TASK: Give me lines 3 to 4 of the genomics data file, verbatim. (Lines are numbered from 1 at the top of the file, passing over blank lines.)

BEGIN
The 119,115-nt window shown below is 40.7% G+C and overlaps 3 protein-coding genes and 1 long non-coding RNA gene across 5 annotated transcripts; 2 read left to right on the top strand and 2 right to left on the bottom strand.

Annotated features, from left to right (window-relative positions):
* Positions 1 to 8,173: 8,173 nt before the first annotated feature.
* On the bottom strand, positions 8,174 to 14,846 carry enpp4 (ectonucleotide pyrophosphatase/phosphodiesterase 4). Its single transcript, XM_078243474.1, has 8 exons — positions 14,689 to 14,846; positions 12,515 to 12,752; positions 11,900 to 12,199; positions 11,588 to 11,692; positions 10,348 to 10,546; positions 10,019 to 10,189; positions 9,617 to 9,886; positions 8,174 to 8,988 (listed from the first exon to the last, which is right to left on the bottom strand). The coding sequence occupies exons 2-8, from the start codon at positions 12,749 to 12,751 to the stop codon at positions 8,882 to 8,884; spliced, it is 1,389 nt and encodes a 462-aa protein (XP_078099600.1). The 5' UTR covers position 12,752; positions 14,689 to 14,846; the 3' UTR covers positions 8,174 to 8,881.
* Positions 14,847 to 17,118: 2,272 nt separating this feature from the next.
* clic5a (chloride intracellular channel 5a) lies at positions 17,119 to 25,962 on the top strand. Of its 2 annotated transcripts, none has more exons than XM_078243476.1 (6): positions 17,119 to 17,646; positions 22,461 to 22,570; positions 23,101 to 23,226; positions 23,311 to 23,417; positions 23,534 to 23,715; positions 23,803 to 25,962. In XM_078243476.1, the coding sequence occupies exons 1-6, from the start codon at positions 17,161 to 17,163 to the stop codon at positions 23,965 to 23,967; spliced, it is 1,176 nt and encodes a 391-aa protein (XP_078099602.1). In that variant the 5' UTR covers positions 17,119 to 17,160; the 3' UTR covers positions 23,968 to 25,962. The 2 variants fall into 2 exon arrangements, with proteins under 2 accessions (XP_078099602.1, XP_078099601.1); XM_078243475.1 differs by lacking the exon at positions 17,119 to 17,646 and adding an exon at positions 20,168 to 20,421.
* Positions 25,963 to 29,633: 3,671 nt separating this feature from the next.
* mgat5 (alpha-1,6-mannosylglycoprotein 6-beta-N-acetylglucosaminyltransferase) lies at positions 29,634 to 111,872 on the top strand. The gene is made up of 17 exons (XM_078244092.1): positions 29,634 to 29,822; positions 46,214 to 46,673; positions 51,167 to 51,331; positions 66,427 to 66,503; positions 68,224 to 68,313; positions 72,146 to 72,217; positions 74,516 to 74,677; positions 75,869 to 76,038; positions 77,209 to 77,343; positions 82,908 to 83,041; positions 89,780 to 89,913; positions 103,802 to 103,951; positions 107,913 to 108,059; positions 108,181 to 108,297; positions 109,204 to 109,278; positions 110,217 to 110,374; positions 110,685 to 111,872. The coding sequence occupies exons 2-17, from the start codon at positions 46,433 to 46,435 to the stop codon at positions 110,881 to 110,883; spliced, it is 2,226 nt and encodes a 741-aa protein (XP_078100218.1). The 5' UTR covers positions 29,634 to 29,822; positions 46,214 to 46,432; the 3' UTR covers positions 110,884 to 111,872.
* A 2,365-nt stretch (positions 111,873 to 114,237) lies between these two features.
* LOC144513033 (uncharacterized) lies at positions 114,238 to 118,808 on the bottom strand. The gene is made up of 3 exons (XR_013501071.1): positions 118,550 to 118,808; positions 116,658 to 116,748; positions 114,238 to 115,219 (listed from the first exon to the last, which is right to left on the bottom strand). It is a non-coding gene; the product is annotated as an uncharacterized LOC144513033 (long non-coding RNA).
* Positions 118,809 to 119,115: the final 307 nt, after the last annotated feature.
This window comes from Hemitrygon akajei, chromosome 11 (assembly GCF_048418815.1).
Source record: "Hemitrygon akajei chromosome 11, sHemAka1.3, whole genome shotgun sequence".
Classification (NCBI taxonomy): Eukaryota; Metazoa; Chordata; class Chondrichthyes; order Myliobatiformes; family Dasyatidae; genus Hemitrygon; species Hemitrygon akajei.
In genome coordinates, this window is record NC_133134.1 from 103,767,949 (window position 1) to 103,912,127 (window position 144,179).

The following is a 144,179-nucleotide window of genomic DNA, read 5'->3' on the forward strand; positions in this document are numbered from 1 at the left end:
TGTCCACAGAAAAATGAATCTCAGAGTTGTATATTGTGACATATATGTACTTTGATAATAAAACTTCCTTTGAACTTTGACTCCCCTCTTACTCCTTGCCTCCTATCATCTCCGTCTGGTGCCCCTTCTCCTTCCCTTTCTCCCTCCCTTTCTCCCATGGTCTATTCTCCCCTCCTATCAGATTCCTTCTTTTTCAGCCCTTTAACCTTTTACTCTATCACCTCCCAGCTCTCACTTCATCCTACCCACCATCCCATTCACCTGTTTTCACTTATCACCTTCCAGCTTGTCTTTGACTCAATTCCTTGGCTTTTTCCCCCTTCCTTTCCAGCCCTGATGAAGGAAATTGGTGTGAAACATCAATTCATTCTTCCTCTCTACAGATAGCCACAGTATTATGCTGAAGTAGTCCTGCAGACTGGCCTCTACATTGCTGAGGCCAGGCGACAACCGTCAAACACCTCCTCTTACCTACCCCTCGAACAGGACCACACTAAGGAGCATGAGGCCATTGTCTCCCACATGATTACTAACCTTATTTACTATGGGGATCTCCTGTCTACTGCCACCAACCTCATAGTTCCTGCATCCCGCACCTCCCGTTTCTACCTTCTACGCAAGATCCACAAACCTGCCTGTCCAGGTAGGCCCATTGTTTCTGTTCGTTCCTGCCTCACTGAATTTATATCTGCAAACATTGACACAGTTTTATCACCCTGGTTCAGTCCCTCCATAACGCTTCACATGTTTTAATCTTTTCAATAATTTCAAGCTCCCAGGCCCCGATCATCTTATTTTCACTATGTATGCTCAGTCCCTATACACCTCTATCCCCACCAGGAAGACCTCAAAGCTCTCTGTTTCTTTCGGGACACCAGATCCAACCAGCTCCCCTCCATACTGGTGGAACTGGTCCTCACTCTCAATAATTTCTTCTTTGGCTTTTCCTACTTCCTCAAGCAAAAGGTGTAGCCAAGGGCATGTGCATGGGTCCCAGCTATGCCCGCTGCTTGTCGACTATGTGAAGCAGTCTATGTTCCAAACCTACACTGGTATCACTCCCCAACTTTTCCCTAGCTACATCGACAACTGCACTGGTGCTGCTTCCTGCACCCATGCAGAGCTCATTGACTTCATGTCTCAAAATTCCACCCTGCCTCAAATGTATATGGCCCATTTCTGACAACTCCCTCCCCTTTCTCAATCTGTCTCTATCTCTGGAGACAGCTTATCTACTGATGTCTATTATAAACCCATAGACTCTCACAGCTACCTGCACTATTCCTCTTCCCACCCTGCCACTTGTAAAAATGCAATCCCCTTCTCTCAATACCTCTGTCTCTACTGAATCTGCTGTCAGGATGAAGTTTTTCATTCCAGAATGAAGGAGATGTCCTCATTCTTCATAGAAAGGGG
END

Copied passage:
* Positions 1 to 8,173: 8,173 nt before the first annotated feature.
* On the bottom strand, positions 8,174 to 14,846 carry enpp4 (ectonucleotide pyrophosphatase/phosphodiesterase 4). Its single transcript, XM_078243474.1, has 8 exons — positions 14,689 to 14,846; positions 12,515 to 12,752; positions 11,900 to 12,199; positions 11,588 to 11,692; positions 10,348 to 10,546; positions 10,019 to 10,189; positions 9,617 to 9,886; positions 8,174 to 8,988 (listed from the first exon to the last, which is right to left on the bottom strand). The coding sequence occupies exons 2-8, from the start codon at positions 12,749 to 12,751 to the stop codon at positions 8,882 to 8,884; spliced, it is 1,389 nt and encodes a 462-aa protein (XP_078099600.1). The 5' UTR covers position 12,752; positions 14,689 to 14,846; the 3' UTR covers positions 8,174 to 8,881.